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Old September 12th, 2017, 06:26 AM   #1
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How Well Was The Medicine In The Ancient History?


Hello,
I wanted to ask you what do you think about ancient medicine? We can agree modern medicine is more effective if the lifetime is bigger, but for ancient history, was it good enough? Do you have any information about the variety of medicines ancient civilizations used?

I found an article about medical procedures in ancient history:
Before Antibiotics: Ancient Medical Procedures That Still Baffle Scientists | Ancient Origins
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Old September 12th, 2017, 06:37 AM   #2
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Ancient Medicine (Sciences of Antiquity Series) 2nd Edition
by Vivian Nutton
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Old September 12th, 2017, 07:11 AM   #3

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A good Wikipedia article on ancient Egyptian medicine:

https://en.wikipedia.org/wiki/Ancien...e#Pharmacology

The Oldest Medical Books in the World | Ancient Medicine | World Research Foundation


http://www.academia.edu/Documents/in...ptian_medicine

Trauma medicine:
https://en.wikipedia.org/wiki/Edwin_Smith_Papyrus

"The influence of brain injuries on parts of the body is recognized, such as paralysis. The relationship between the location of a cranial injury and the side of the body affected is also recorded, while crushing injuries of vertebrae were noted to impair motor and sensory functions.[11] Due to its practical nature and the types of trauma investigated, it is believed that the papyrus served as a textbook for the trauma that resulted from military battles.[4"

Though the Egyptians didn't REALLY understand the brain; they though the seat of life was the heart, as they could feel it beating and giving a pulse.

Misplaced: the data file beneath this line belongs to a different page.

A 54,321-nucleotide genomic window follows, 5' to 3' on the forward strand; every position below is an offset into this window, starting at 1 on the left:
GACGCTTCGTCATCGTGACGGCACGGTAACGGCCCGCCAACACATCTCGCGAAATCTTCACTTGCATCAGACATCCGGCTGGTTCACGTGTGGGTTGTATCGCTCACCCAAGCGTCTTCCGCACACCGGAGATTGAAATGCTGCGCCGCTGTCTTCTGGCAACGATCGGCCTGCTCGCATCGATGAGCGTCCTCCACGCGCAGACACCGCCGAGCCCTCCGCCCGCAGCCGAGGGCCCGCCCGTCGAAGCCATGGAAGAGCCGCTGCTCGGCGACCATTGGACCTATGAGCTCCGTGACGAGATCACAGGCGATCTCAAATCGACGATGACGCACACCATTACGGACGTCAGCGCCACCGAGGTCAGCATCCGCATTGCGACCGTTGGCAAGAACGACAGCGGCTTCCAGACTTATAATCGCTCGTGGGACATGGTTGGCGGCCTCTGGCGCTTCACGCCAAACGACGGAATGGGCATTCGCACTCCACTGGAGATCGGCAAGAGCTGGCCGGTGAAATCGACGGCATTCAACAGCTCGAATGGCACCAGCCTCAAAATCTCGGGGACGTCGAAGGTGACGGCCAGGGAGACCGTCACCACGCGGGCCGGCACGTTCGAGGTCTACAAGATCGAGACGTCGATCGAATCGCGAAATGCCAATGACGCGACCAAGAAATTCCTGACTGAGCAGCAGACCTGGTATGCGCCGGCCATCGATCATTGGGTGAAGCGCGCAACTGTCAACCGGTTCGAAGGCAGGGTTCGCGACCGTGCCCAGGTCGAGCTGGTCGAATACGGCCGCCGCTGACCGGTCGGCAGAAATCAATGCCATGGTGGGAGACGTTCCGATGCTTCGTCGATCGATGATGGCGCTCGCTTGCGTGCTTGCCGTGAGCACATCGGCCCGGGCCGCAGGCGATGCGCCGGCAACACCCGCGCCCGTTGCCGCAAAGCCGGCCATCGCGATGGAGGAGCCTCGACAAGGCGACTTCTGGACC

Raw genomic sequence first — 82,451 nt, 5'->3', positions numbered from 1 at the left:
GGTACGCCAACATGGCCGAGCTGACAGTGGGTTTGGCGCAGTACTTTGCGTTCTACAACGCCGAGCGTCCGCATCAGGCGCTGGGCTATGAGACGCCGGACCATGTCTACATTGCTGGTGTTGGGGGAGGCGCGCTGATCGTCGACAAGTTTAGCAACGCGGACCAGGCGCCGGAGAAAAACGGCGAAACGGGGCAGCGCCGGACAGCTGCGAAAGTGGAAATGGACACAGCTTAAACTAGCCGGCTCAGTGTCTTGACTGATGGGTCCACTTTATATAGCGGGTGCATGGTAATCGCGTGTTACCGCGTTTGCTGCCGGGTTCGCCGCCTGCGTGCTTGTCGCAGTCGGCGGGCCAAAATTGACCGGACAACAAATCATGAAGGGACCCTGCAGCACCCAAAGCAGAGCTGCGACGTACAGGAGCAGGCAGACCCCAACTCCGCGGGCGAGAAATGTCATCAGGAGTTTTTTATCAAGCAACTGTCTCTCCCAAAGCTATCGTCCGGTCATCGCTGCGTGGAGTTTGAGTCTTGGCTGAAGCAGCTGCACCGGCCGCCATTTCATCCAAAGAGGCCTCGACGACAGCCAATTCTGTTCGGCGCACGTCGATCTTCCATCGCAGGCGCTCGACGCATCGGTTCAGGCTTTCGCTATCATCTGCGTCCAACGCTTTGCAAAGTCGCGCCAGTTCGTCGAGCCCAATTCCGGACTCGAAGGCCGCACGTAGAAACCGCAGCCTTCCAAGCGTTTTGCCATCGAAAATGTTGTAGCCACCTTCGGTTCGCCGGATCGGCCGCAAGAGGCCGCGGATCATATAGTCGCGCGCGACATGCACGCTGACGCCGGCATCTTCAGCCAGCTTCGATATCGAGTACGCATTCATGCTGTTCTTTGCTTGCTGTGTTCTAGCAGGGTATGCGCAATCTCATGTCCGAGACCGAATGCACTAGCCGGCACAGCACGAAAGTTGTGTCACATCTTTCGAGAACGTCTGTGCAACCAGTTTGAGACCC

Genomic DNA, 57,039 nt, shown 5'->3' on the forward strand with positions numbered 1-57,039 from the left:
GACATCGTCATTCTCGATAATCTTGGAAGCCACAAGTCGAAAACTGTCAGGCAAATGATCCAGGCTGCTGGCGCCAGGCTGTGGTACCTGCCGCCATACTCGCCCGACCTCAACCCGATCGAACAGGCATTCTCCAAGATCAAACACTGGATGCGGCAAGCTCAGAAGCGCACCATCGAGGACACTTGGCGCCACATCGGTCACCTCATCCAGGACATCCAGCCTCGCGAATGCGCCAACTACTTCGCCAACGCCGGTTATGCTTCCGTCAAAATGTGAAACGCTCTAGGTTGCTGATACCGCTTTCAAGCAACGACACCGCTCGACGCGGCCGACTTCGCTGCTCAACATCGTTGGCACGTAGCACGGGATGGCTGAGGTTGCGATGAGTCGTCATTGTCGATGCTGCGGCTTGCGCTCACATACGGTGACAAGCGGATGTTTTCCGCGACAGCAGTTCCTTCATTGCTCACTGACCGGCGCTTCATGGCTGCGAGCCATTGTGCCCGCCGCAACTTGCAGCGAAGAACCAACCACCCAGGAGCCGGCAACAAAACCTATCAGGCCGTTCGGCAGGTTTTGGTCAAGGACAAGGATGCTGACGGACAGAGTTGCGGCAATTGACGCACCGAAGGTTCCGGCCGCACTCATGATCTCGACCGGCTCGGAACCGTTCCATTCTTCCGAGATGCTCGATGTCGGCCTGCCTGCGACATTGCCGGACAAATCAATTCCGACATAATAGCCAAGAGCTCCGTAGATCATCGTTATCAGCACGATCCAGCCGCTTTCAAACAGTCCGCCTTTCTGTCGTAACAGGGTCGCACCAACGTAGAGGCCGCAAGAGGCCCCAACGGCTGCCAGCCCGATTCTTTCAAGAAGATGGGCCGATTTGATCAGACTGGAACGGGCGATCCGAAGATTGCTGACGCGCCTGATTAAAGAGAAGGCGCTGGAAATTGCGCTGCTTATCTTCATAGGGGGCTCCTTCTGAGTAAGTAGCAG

Last edited by Todd Feinman; September 12th, 2017 at 07:16 AM.
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Old September 12th, 2017, 07:18 AM   #4

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Medicine and magic were intertwined; I suspect the power of the Placebo Effect was ENORMOUS, and really seemed like magic.
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Old September 12th, 2017, 07:51 AM   #5

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The Romans became good at treating wounds - but otherwise, their medicine was just as dodgy as anyone else's and often as dangerous to your health. They prescribed prayers as part of the healing process. All in the hands of the gods you know...
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Old September 13th, 2017, 03:52 PM   #6
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Rome incorporated Greek medicine into its society, which was almost certainly a major factor in how the city was able to expand so rapidly from 100 BCE onwards.

Since before Greek-trained physicians became available to perform surgery and set fractures and bones and create proper herbal cures, only the male (and probably unskilled) head of the family was allowed to treat anyone in a Roman family.

In the West at least, it probably peaked with Galen in the mid second century, who was so skilled that he became Marcus Aurelius' personal doctor. He was really good especially at tying cut arteries in gladiators who would've otherwise bled to death without the lifesaving procedure. After his death it was something which fell out of use and became forgotten, only recently rediscovered by Ambrose Pare in the 16th century.
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Old September 13th, 2017, 11:21 PM   #7

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Quote: